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September 7th, 2009
06:47 PM ET

Hicks: 'The right should know better'

Joe Hicks

Vice President, Community Advocates, Inc.

There are some interesting things going on these days around presidential politics. Oddly, while critics endlessly attacked Senator John McCain for his choice of Sarah Palin as his running mate and accused his staff of conducting an inadequate vetting process, there has been a nearly deafening silence from those same critics regarding another vetting process, this time on the part of the Obama administration.

Van Jones, President Obama’s self-professed “Green Czar” has been forced to resign after it became known that he had what some call an “interesting past.” He was linked to radical leftist organizations, arrested during political protests, called Republicans derogatory names, and joined with the bizarre “truther” movement when he signed a petition implicating the government in a 9/11 conspiracy. How’d a guy like this slip under the radar screen?

Still on the payroll is another odd selection. Mark Lloyd, the FCC’s newly-named Chief of Diversity (yes there’s such a position), has made statements that appear to favor the quieting of popular conservative radio talk show hosts.

What’s the larger meaning of this? Is it just a matter of bad choices? Are there sympathetic politics at the White House? Or is this just a poor vetting process on display? That President Obama’s basic political instincts veer to the left should not be a shocking premise – he was after all a Chicago community organizer, a guy who hung out with the reverend Jeremiah Wright for more than 20 years.

However, none of this excuses the paranoia that has seemingly found a home at the fringes of America’s political right. It can be seen in the so-called “birthers” movement, as well as among those who maintain that Obama is really a closet Muslim of some sort.

This was evident recently in the near-hysteria that was unleashed by the announcement that Obama was poised to address the nation’s schoolkids – something hardly new, this was done by two previous Republican presidents, including Ronald Reagan.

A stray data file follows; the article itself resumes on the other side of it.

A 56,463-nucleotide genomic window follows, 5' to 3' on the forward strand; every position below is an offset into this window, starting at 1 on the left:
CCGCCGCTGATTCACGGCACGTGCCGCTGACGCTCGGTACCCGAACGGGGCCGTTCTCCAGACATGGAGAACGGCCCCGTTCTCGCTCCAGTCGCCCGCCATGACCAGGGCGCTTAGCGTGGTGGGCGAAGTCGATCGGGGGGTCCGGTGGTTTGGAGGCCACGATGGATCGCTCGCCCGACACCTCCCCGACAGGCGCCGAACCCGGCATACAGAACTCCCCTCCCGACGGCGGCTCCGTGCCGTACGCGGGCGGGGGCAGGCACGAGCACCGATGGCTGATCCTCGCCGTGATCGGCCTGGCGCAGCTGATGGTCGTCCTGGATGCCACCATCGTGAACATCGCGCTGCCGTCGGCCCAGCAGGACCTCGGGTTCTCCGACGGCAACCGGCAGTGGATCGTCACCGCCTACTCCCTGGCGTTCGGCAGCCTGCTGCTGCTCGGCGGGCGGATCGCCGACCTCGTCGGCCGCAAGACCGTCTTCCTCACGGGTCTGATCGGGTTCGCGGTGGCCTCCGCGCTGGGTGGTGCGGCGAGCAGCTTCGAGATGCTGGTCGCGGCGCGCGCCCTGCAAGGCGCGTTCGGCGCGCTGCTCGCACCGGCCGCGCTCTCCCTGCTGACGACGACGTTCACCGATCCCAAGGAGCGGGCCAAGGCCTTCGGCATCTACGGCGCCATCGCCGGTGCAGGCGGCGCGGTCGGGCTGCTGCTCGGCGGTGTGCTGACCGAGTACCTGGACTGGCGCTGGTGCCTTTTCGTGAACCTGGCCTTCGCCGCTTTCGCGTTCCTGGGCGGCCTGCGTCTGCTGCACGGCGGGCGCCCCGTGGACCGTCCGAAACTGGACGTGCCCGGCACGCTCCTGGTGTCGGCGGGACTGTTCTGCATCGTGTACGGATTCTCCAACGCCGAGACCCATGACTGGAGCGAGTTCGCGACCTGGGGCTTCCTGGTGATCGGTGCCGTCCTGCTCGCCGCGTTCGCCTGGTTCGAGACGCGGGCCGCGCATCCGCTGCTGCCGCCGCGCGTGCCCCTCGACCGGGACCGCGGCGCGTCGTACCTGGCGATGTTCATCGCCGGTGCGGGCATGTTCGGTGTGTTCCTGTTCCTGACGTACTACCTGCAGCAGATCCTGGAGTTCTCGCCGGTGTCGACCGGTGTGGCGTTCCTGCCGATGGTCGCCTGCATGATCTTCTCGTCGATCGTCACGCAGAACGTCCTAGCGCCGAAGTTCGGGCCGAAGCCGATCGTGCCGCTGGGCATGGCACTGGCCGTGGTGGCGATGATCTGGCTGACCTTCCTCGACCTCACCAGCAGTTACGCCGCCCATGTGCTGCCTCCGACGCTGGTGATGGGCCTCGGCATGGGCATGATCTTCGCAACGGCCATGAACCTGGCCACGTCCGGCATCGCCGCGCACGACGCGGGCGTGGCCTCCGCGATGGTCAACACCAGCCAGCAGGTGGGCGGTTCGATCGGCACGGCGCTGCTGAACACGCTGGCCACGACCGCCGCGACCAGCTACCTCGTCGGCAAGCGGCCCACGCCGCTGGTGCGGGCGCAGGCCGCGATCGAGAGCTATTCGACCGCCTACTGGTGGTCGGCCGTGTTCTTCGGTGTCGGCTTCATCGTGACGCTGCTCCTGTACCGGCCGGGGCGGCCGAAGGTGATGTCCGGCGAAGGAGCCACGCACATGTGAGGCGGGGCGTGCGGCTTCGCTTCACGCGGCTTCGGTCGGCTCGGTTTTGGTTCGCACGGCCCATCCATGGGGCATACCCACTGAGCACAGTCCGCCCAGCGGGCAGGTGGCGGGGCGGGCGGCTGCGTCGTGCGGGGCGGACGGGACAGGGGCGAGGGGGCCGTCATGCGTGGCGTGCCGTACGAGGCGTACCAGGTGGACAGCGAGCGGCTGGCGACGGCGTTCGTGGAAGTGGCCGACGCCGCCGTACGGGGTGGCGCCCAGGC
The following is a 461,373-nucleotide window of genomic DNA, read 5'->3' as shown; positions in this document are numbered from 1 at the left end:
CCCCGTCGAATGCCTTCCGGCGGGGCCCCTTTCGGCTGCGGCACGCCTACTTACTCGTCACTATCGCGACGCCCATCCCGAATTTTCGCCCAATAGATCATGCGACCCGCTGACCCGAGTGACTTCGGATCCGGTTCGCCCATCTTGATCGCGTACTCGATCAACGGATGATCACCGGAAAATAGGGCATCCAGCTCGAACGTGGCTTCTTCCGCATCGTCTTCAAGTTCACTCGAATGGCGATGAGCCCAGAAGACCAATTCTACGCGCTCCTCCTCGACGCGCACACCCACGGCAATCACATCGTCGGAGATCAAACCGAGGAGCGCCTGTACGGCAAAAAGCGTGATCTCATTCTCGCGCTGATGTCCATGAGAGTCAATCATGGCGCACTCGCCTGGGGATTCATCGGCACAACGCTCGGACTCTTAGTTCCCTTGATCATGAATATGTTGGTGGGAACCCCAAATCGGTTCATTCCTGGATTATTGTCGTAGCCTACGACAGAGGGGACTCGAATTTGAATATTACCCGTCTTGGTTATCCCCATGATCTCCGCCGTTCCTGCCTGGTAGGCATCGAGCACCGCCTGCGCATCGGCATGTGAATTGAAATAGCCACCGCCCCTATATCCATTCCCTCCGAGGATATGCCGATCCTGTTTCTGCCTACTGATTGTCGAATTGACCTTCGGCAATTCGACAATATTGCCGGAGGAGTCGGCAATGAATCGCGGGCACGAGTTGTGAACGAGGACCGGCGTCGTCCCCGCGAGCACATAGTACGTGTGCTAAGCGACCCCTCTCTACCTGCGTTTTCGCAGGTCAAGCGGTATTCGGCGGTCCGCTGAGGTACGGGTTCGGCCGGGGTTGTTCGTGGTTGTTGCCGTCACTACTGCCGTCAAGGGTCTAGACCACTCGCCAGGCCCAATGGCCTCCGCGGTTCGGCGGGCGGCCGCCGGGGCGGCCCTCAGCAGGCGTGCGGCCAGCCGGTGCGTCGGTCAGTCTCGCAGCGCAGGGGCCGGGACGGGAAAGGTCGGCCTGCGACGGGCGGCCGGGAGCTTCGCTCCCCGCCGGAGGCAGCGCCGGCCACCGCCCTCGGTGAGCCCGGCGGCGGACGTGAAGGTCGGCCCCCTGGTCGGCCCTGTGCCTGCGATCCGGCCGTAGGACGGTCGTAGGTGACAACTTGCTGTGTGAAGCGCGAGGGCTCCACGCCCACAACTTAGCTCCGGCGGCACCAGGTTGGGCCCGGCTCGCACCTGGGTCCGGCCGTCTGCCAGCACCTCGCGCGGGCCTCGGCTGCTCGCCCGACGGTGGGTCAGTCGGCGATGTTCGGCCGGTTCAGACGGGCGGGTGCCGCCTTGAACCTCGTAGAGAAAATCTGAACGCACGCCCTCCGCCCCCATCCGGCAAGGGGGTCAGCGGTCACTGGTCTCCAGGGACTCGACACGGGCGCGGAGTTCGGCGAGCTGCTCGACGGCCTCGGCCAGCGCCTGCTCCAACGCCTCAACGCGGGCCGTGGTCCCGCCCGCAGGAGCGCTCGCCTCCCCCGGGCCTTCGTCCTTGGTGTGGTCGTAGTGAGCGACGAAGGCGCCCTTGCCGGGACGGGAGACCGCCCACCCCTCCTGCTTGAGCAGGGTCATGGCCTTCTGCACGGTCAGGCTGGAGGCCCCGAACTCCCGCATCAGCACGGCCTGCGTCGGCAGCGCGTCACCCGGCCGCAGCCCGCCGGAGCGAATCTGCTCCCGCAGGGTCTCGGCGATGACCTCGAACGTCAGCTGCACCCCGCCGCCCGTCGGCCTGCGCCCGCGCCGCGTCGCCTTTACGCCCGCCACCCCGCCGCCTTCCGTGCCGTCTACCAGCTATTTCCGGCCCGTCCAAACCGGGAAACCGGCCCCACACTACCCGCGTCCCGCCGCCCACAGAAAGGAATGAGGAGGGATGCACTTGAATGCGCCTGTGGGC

But, we’ve seen this phenomenon before. This craziness was previously identified as a “Bush Derangement syndrome, with the likes of Michael Moore and the Code Pink-types castigating President Bush as a dangerous figure for eight long years. Now, elements of the political right are engaging in similar behavior – let’s just call it the Obama derangement syndrome.

The right should know better. Conservatives rightly attacked the left’s silly anti-Bush paranoia, and its members are aware of the destructive and polarizing nature of the politics of personal destruction.

Speaking as an independent conservative, there are plenty of policy issues with which to disagree regarding this president. Obama’s tendency will be to lean to the left, which will inevitably cause principled opposition from Republicans and conservatives. But they will need to maintain their focus on policy decisions and issues that may have long-term implications for the nation. Paranoia, or derangement fantasies have no place in mature politics.

Editor's Note: Joe R. Hicks is a PJTV commentator and vice president of Community Advocates, Inc.


Filed under: Republicans
soundoff (3 Responses)
  1. Lisa

    I agree with Sally. Bush actually left the US in a mess, whereas these people are just pushing conspiracy theories, accusing the president of secretly being Muslim (the horror!) or trying to indoctrinate people's kids into communism by addressing them with a back to school speech.

    September 8, 2009 at 10:39 am |
  2. Sally

    If the so-called "Bush Bashers" were simply paranoid, then why was the country essentially broken by the time Bush left office?

    September 7, 2009 at 8:56 pm |
  3. Rebecca Rak Streetsboro, OH

    THANK YOU! Now, I'm a independent liberal, and I feel the exact same way. We are all supposed to be mature adults who take part in this great thing called democracy. This kind of paranoia and unfounded cynicism has no place in the workings of our government. People shouldn't blindly stereotype, generalize, and generally not look deeper into things, especially when it concerns the leader of our government.

    I'm so happy you wrote this article, and interested in what the responses will be. 🙂

    September 7, 2009 at 8:27 pm |